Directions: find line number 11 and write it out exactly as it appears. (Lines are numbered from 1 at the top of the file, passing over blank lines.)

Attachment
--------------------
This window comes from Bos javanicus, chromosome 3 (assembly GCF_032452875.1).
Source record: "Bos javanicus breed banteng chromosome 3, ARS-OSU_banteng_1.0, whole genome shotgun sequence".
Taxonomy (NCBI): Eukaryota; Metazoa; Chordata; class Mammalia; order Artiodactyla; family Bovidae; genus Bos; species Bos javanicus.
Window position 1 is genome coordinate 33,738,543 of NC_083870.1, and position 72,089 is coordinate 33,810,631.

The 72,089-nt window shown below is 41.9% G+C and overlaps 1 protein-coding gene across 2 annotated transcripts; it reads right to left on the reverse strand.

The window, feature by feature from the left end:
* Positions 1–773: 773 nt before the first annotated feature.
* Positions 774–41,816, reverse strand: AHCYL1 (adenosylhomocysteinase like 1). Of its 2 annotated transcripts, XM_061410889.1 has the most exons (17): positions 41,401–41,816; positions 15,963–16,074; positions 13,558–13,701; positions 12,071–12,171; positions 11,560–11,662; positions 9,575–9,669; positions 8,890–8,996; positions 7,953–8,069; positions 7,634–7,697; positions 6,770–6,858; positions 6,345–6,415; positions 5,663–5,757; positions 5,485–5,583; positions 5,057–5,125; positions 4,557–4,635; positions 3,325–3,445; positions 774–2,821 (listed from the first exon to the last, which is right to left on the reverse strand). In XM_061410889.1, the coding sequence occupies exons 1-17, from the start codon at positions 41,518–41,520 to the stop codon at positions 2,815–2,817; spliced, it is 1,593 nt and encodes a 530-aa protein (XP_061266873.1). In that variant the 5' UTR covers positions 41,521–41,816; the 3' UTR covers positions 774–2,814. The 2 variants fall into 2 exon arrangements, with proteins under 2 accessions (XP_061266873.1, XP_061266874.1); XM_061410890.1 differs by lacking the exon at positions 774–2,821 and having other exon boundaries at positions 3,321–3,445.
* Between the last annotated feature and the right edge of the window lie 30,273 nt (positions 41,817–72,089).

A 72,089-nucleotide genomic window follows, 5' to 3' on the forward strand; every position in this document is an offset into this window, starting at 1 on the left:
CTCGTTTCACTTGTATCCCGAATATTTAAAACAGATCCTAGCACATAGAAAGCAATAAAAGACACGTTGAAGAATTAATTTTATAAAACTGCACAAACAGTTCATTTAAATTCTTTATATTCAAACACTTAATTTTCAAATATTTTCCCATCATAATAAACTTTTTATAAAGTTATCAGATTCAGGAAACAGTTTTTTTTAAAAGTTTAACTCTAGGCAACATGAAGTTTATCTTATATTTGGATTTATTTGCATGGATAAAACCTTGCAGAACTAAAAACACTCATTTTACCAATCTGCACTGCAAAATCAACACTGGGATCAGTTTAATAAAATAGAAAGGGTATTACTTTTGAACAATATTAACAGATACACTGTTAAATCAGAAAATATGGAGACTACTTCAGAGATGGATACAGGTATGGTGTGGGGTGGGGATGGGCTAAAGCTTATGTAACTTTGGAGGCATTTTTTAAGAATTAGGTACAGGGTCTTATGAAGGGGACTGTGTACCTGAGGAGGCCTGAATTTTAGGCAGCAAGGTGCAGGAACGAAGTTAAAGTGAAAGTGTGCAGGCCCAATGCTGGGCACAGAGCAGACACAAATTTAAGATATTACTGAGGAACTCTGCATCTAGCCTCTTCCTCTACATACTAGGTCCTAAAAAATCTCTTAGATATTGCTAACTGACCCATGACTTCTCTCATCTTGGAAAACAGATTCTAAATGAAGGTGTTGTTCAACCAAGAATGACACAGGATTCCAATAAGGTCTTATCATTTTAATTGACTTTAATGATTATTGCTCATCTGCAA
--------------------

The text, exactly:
CTCGTTTCACTTGTATCCCGAATATTTAAAACAGATCCTAGCACATAGAAAGCAATAAAAGACACGTTGAAGAATTAATTTTATAAAACTGCACAAACAGTTCATTTAAATTCTTTATATTCAAACACTTAATTTTCAAATATTTTCCCATCATAATAAACTTTTTATAAAGTTATCAGATTCAGGAAACAGTTTTTTTTAAAAGTTTAACTCTAGGCAACATGAAGTTTATCTTATATTTGGATTTATTTGCATGGATAAAACCTTGCAGAACTAAAAACACTCATTTTACCAATCTGCACTGCAAAATCAACACTGGGATCAGTTTAATAAAATAGAAAGGGTATTACTTTTGAACAATATTAACAGATACACTGTTAAATCAGAAAATATGGAGACTACTTCAGAGATGGATACAGGTATGGTGTGGGGTGGGGATGGGCTAAAGCTTATGTAACTTTGGAGGCATTTTTTAAGAATTAGGTACAGGGTCTTATGAAGGGGACTGTGTACCTGAGGAGGCCTGAATTTTAGGCAGCAAGGTGCAGGAACGAAGTTAAAGTGAAAGTGTGCAGGCCCAATGCTGGGCACAGAGCAGACACAAATTTAAGATATTACTGAGGAACTCTGCATCTAGCCTCTTCCTCTACATACTAGGTCCTAAAAAATCTCTTAGATATTGCTAACTGACCCATGACTTCTCTCATCTTGGAAAACAGATTCTAAATGAAGGTGTTGTTCAACCAAGAATGACACAGGATTCCAATAAGGTCTTATCATTTTAATTGACTTTAATGATTATTGCTCATCTGCAA